Who sets the standards?
- Even presupposing there's enough legislative will to address porn directly (as opposed to prosecutorial will, of which there is usually plenty) how will we set the government-approved standard for safer sex? I've seen a fair amount of porn where condoms were used for intercourse, but the oral sex was not only unprotected, but ended with some pretty obvious exchange of fluids. This is obviously not even a particularly coherent safer-sex standard in its own right. But I suspect that backing a particular standard with the force of law is going to create its own problems. And that's all leaving aside the degree to which part of the purpose of porn for many consumers is to portray a fantasy world of sexual excess, where all the women are willing all the time, all the men are hung, and embarrassing and sometimes-difficult safer sex negotiations don't have to be had.
- —Guest Architect
persuasion, not legislation.
- The inevitable result of legislation or even an industry wide standard would be, you guessed it, underground/illegal fetish bareback porn shoots in which the most disenfranchised people would be coerced into having unsafe sex. persuasion, not legislation.
- —Guest wriz
Practice or Portray?
- There is a huge difference, to me, between requiring that the porn industry practice safe sex and requiring that they portray the practice of safe sex. I happen to think that the first is an absolutely excellent idea in theory, but a difficult one to execute in practice. The second is huge shades of gray for me... very entwined in the artistic freedom argument not to mention the primary purpose of pornography to begin with, ya know, to get you hot. While the obvious use of condoms doesn't 'de-eroticize' (is that a word?) a huge portion of porn for me - I think it's because a large portion of the porn I'm attracted to to begin with is stuff I can envision myself as really being part of - as in actually participating in. I recognize, however, that for others porn is very much about things that are completely fantasy and never even step near the edges of IRL - and I can understand why the obvious use of condoms would very much 'de-eroticize' that for them.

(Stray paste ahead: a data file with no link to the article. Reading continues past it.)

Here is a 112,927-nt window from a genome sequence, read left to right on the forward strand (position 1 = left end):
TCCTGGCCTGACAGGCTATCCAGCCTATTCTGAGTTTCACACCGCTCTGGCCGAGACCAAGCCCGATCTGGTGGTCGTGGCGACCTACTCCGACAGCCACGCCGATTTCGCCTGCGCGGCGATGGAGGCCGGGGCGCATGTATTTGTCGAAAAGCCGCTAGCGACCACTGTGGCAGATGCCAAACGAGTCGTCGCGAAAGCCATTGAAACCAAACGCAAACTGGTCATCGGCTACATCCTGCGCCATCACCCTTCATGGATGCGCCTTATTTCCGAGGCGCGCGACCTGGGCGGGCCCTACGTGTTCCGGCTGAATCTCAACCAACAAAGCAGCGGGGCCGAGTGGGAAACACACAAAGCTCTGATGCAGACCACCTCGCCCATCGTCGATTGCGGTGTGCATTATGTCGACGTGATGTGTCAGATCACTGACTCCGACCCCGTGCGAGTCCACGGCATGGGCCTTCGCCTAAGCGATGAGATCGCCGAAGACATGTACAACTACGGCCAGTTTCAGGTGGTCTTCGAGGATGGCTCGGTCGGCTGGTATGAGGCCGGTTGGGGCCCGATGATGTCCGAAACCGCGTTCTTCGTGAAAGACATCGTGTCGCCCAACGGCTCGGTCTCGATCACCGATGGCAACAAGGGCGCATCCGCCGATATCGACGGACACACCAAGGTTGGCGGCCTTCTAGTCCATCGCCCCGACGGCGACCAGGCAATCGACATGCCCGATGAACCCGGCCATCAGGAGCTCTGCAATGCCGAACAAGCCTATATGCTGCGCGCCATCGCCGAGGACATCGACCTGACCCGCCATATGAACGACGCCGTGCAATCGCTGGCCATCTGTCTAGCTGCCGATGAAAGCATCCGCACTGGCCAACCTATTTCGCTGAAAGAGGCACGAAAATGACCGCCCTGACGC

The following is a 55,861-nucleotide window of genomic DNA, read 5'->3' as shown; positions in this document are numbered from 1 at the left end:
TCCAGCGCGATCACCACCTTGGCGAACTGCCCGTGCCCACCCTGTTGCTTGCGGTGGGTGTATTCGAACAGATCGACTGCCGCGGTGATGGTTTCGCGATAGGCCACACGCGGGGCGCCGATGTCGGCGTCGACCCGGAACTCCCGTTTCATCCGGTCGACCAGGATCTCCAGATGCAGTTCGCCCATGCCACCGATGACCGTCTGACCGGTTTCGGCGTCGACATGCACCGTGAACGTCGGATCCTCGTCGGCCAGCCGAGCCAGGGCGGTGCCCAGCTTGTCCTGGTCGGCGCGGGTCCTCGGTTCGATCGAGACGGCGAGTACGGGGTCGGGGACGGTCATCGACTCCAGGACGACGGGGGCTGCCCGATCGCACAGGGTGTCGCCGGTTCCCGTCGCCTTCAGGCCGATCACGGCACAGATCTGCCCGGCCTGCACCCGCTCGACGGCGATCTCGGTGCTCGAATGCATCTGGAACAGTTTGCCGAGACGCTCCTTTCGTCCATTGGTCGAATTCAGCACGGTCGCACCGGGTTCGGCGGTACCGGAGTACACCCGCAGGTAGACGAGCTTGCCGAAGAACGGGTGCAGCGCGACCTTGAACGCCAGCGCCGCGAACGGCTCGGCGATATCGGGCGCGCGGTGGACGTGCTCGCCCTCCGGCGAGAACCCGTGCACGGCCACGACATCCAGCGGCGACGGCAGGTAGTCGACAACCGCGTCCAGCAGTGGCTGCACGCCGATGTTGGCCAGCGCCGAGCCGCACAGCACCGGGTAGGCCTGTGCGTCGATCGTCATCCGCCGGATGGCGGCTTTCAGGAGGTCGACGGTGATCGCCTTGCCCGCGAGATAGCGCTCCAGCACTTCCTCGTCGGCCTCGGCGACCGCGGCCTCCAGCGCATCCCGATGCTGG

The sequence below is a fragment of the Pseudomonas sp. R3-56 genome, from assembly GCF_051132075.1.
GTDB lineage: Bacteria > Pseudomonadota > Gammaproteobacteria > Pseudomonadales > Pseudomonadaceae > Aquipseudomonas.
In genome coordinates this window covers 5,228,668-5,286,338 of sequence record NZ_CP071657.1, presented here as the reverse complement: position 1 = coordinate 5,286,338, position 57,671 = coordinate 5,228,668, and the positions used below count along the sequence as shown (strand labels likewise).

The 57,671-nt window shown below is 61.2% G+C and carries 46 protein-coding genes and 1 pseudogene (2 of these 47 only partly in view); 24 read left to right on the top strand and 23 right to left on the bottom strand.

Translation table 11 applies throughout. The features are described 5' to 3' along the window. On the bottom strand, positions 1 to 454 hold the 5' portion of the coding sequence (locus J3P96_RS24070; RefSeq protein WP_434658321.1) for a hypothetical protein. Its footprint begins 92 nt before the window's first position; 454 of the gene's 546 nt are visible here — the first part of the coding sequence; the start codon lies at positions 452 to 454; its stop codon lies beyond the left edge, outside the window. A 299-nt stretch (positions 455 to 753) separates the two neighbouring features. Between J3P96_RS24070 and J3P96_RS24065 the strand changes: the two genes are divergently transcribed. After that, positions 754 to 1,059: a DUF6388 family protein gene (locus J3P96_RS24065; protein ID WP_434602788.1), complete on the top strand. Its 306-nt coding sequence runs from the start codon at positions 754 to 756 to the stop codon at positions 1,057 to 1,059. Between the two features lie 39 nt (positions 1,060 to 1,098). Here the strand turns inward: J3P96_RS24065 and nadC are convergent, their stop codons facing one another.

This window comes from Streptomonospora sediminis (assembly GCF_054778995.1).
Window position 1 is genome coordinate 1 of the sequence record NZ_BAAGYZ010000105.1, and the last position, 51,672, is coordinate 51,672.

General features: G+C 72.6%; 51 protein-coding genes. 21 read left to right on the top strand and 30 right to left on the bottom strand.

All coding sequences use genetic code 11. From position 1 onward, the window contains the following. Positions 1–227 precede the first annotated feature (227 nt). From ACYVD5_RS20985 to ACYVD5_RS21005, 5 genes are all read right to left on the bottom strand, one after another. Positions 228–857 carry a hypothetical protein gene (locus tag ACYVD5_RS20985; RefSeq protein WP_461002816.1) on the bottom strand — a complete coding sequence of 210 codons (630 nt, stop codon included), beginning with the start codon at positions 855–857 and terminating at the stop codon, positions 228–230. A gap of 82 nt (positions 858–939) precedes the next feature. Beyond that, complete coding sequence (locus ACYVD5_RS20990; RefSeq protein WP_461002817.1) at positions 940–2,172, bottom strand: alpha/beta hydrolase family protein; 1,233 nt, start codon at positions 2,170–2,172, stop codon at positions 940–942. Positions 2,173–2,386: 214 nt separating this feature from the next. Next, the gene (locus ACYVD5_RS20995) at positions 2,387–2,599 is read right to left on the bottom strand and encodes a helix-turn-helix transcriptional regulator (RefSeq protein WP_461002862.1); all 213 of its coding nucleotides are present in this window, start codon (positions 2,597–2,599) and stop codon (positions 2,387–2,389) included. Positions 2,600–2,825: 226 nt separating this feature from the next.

- —Guest ~M
- I approve of safer sex in pornography ( and elsewhere.) That said, while I strongly believe that safe health practices should be used in the *actual creation* of smut, just as they should in say the restaurant or hospital industries, I don't believe in thought crime. If the cock is secretly a cunningly wrought piece of silicon, the semen is shaving cream, etc., I have no problems with the *appearance* of unsafe sex. (or of other noxious practices, such as pedophilia or rape. I believe in fiction, and in the power of a consumer to realize that smut is, in fact, more often fictitious than not)
- —Guest Lynn Laura
Required, no. Common, yes.
- I think barebacking should be treated like a kink: absent from mainstream porn, overtly discussed or focused on as taboo and dangerous in fringe productions.
Volunteerism not Legislation
- I think it is praiseworthy if the creators of porn include safe sex practices, for all the reasons you mention. But I'm unclear about how you're proposing to require it. Do you mean like a Hays Code for porn? I'd be surprised if the industry were that unified-- I think the social and economic pressures on the porn industry are quite different from the ones on the major film studios of the past. If you mean by legislation, then I think that would be infringing on artistic freedom. The closest thing I can think of is regulation of tobacco *advertising* for public health reasons. But you're still allowed to show people smoking in movies. And, for that matter, you're allowed to show people lying, cheating, stealing, and killing, even though these are all things that are bad for public health too.
- —Guest Jane Smythe
- We require driers to wear seat belts, why not porn stars to wear condoms?
- —Guest Josh Jasper